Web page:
The 3 Indispensable Tools for Building Resilience

Being a tough guy is all well and good.

Being a tough guy that goes ape because someone looked at them sideways…not so much.

Men have always had a sort of mismatch between differing ideas of masculinity. They are supposed to be strong and sturdy and bare great life stresses with a grunt. They are supposed to be passionate fighters and defenders.

A hot-head and a captain all rolled into one is a little bit contradictory.

Men are typically told to “deal with it”, to have a “stiff lip” and to never ever cry. As men get older they sort themselves into one of three categories.

The first is the not so great one. They bury everything. Maybe this manifests itself as a temper or an addiction. Maybe it shows as abuse or neglect. It could rear its head through depression and anxiety.  A lifetime of burying things in your head and not dealing with things causes all sorts of problems down the line.

The second rejects the entire premise. These guys tend to develop ways of handling emotions in way which we associate with women. There’s nothing wrong with this but sadly they can become ostracized as overly emotional, sensitive or “girly”. They’ve been targets for all of history. Lady-boy, wuss, nancy, pussy, pretty much any  homosexual epithet. It’s not an easy avenue, and it’s not for everyone; social pressure is a powerful and terrifying force, especially for young men.

The third accepts the pressure but finds healthy ways to manage themselves and their emotions. Not every “manly” guy in history was an emotional wreck. These men find coping mechanism and attitudes which allow them to manage and control their emotional load in healthy ways which don’t manifest themselves down the line. It is not that are passionless, but that they are able to focus that energy in appropriate ways. Visible anger is rare, and is reserved for things for which anger is the necessary response. They are resilient.

animal-photography-daylight-elephant-247431

resilient AF

Resilience is complicated and tied up with emotional intelligence but it is marked by a few fundamentals.

They’ve got a grip — Perhaps unsurprisingly, resilient individuals have a good grip on their emotions. Unlikely to fly off the handle at a minor inconvenience, but also still passionate about life and love, they don’t let them take the wheel but they also don’t squander them completely. They are able to make thoughtful decisions that are grounded in emotion.

Emotional regulation is a broad characteristic and be greatly influenced by mental illness. Importantly however, it can be taught. It is not an innate or immovable quality. Healthy coping mechanisms such as humor, fitness and meditation are strategies for regulating emotions.

They are problem solvers — While this one sounds like something to put on a resume, it is relevant to resilience as well. Have you ever met a person that when faced with failure or great difficulty shuts down and gives up? It becomes self-doubt or cynicism about the task. Resilient individuals find solutions to problems in everyday life. They see failure as opportunity and difficulty as a challenge. Hard times become a proof of concept. At its core there is a fundamental belief that they can find a way to succeed.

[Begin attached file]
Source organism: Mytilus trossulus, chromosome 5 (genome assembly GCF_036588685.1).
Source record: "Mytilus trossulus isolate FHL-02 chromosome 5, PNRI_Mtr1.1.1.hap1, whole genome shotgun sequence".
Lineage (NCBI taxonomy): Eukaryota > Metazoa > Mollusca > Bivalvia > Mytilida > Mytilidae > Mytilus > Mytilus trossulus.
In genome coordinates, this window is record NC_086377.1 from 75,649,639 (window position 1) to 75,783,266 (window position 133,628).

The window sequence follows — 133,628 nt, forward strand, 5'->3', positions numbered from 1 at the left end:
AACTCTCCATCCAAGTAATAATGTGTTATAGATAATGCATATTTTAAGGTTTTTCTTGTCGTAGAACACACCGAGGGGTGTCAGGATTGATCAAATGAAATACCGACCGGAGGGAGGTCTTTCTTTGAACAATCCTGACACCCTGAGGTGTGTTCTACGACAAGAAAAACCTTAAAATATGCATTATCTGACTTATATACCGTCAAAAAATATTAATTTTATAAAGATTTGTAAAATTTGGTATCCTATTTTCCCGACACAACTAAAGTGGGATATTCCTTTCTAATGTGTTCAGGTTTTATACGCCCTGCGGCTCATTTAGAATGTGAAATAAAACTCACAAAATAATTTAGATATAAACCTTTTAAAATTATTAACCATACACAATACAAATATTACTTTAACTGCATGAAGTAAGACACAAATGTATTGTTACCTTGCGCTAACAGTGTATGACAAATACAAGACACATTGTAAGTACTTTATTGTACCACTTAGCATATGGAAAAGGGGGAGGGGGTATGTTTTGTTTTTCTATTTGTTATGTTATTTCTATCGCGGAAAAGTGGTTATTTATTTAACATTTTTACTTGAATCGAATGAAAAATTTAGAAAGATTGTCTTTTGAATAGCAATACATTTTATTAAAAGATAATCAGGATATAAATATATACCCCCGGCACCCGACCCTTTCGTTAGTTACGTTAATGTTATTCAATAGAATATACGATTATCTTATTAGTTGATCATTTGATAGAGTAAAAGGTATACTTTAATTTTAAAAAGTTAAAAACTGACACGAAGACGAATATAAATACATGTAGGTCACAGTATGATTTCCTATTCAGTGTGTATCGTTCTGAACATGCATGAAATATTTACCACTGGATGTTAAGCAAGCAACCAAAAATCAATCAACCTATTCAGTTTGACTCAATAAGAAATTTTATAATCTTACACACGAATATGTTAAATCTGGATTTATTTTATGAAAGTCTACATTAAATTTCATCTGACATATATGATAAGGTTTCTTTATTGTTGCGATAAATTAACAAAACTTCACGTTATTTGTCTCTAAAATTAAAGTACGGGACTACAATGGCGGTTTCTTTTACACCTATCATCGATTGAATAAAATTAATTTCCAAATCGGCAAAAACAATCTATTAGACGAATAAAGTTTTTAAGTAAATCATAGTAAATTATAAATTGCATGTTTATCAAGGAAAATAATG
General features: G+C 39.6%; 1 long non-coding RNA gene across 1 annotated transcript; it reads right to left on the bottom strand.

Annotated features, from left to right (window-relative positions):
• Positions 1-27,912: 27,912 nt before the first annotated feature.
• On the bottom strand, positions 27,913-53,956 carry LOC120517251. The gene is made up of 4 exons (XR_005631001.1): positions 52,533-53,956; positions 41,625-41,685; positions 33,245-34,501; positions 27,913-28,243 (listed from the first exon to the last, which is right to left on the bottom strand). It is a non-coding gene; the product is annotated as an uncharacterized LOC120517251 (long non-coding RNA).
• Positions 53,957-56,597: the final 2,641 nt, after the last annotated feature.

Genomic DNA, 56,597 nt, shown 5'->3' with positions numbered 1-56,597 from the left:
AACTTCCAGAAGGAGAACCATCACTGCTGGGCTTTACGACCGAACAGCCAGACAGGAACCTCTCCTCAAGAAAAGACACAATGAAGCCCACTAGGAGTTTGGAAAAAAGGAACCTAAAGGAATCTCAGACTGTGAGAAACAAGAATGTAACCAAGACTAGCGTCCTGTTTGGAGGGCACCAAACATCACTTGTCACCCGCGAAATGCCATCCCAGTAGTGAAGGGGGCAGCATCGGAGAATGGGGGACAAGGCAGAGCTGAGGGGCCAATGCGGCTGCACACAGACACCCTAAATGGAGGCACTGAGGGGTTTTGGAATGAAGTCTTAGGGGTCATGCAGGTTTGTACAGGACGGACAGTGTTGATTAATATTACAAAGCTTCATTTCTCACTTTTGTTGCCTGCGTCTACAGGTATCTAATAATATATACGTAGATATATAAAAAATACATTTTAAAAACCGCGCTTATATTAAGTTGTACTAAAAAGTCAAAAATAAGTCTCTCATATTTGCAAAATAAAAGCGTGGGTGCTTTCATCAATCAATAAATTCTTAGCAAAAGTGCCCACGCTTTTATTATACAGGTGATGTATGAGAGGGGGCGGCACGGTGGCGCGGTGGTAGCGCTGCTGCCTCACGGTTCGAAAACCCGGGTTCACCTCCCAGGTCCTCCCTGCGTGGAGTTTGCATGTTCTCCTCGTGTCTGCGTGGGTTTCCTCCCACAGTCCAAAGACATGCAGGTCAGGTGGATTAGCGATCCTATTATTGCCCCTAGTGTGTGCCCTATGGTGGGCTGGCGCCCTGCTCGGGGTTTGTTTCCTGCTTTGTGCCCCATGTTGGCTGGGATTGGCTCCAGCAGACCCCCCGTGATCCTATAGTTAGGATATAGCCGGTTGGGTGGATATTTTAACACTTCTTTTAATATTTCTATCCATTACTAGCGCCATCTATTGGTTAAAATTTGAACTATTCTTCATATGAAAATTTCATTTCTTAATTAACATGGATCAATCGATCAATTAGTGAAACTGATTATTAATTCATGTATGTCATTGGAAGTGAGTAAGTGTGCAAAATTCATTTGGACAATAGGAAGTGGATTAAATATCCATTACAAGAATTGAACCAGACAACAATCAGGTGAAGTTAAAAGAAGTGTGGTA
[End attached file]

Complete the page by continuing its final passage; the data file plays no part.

You might read this and say either, “well that will never be me” or

“how can I — working on being a more resilient person — work on being solution driven?”.

That’s the difference. The grade school mantra holds true. Attitude is everything.

Positivity – As a society, we tend to idolize the world-weary. From the cowboys of John Wayne to the scoundrel Han Solo, these characters work because we believe that they have seen some shit. They are cynical because they have seen the worst of humanity and have become total badass’ because of it. This makes us men anxious to wear our burdens on our shoulders. Experience and cynicism have become intertwined. Anyone who lives sufficiently long should become jaded while hopeful optimism is for the young naive farm boys. It is the folly of youth.

I’d argue that Luke Skywalker was the hero for a reason.

A certain level of realistic positivity has proven to be integral to emotional health and resilience in particular. appraising situations with a positive spin, and attributing positive meaning to our everyday lives is a valuable tool in resisting the stress’ of everyday life. Goals and expectations should always be grounded in reality. It was pretty late for Anakin Skywalker, but saving his son certainly redeemed him a little.

Emotions tend to circle in on each other and reinforce themselves. If you try to remain positive, stoic and driven, these will eventually become the norm. The same goes for the opposite side of the coin.

Resilience is a skill that can be taught from a very young age and is often integral to cognitive behavioral therapy. We have the science on it (and I’m no expert). Resilience can be the part of masculinity that we retain while abandoning the toxic internalizing.

Resilience is the new tough.

Advertisements

Leave a Reply